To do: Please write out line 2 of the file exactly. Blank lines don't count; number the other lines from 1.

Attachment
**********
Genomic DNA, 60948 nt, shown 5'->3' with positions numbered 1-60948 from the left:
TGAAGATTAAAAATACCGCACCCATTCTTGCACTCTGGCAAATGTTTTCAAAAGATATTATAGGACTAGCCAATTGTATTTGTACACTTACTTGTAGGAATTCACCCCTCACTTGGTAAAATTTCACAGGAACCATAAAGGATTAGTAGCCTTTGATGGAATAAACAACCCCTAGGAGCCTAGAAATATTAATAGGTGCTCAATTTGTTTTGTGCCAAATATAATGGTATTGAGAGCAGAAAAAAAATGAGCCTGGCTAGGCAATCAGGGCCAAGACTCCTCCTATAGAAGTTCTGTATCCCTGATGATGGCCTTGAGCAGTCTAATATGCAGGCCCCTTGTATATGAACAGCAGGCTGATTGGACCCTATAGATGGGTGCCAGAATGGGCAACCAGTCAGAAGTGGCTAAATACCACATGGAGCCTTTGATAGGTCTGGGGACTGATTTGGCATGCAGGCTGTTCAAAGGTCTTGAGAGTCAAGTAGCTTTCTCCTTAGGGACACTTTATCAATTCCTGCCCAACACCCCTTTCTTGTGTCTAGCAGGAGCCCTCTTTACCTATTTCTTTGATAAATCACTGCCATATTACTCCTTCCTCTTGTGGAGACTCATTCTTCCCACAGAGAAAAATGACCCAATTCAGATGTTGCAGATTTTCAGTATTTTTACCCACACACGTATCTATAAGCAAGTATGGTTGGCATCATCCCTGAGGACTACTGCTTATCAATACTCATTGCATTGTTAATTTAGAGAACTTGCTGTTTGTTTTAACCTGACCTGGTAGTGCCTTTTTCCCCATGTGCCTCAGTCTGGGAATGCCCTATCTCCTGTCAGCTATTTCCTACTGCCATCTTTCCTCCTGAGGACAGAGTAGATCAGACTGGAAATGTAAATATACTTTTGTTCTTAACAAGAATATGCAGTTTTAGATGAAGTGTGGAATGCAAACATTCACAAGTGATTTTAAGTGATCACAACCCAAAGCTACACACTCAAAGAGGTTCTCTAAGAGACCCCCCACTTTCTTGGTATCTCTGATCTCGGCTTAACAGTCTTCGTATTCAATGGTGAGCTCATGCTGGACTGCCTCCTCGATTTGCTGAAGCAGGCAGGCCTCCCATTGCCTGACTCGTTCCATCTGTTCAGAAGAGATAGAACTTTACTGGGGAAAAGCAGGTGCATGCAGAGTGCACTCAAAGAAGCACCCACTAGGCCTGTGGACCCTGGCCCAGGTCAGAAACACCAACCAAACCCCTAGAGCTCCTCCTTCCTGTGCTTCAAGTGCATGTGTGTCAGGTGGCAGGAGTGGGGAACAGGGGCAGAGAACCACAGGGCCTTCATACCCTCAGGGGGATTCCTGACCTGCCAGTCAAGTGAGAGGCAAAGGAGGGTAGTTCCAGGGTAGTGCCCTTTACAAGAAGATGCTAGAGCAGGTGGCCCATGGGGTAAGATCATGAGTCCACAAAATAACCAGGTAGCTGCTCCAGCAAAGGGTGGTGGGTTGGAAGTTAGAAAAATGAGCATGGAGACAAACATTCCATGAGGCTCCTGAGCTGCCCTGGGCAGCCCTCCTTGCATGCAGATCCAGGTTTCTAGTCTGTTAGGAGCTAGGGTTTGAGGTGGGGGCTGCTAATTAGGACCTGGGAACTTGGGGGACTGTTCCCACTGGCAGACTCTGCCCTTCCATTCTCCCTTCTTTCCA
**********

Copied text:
TGAAGATTAAAAATACCGCACCCATTCTTGCACTCTGGCAAATGTTTTCAAAAGATATTATAGGACTAGCCAATTGTATTTGTACACTTACTTGTAGGAATTCACCCCTCACTTGGTAAAATTTCACAGGAACCATAAAGGATTAGTAGCCTTTGATGGAATAAACAACCCCTAGGAGCCTAGAAATATTAATAGGTGCTCAATTTGTTTTGTGCCAAATATAATGGTATTGAGAGCAGAAAAAAAATGAGCCTGGCTAGGCAATCAGGGCCAAGACTCCTCCTATAGAAGTTCTGTATCCCTGATGATGGCCTTGAGCAGTCTAATATGCAGGCCCCTTGTATATGAACAGCAGGCTGATTGGACCCTATAGATGGGTGCCAGAATGGGCAACCAGTCAGAAGTGGCTAAATACCACATGGAGCCTTTGATAGGTCTGGGGACTGATTTGGCATGCAGGCTGTTCAAAGGTCTTGAGAGTCAAGTAGCTTTCTCCTTAGGGACACTTTATCAATTCCTGCCCAACACCCCTTTCTTGTGTCTAGCAGGAGCCCTCTTTACCTATTTCTTTGATAAATCACTGCCATATTACTCCTTCCTCTTGTGGAGACTCATTCTTCCCACAGAGAAAAATGACCCAATTCAGATGTTGCAGATTTTCAGTATTTTTACCCACACACGTATCTATAAGCAAGTATGGTTGGCATCATCCCTGAGGACTACTGCTTATCAATACTCATTGCATTGTTAATTTAGAGAACTTGCTGTTTGTTTTAACCTGACCTGGTAGTGCCTTTTTCCCCATGTGCCTCAGTCTGGGAATGCCCTATCTCCTGTCAGCTATTTCCTACTGCCATCTTTCCTCCTGAGGACAGAGTAGATCAGACTGGAAATGTAAATATACTTTTGTTCTTAACAAGAATATGCAGTTTTAGATGAAGTGTGGAATGCAAACATTCACAAGTGATTTTAAGTGATCACAACCCAAAGCTACACACTCAAAGAGGTTCTCTAAGAGACCCCCCACTTTCTTGGTATCTCTGATCTCGGCTTAACAGTCTTCGTATTCAATGGTGAGCTCATGCTGGACTGCCTCCTCGATTTGCTGAAGCAGGCAGGCCTCCCATTGCCTGACTCGTTCCATCTGTTCAGAAGAGATAGAACTTTACTGGGGAAAAGCAGGTGCATGCAGAGTGCACTCAAAGAAGCACCCACTAGGCCTGTGGACCCTGGCCCAGGTCAGAAACACCAACCAAACCCCTAGAGCTCCTCCTTCCTGTGCTTCAAGTGCATGTGTGTCAGGTGGCAGGAGTGGGGAACAGGGGCAGAGAACCACAGGGCCTTCATACCCTCAGGGGGATTCCTGACCTGCCAGTCAAGTGAGAGGCAAAGGAGGGTAGTTCCAGGGTAGTGCCCTTTACAAGAAGATGCTAGAGCAGGTGGCCCATGGGGTAAGATCATGAGTCCACAAAATAACCAGGTAGCTGCTCCAGCAAAGGGTGGTGGGTTGGAAGTTAGAAAAATGAGCATGGAGACAAACATTCCATGAGGCTCCTGAGCTGCCCTGGGCAGCCCTCCTTGCATGCAGATCCAGGTTTCTAGTCTGTTAGGAGCTAGGGTTTGAGGTGGGGGCTGCTAATTAGGACCTGGGAACTTGGGGGACTGTTCCCACTGGCAGACTCTGCCCTTCCATTCTCCCTTCTTTCCA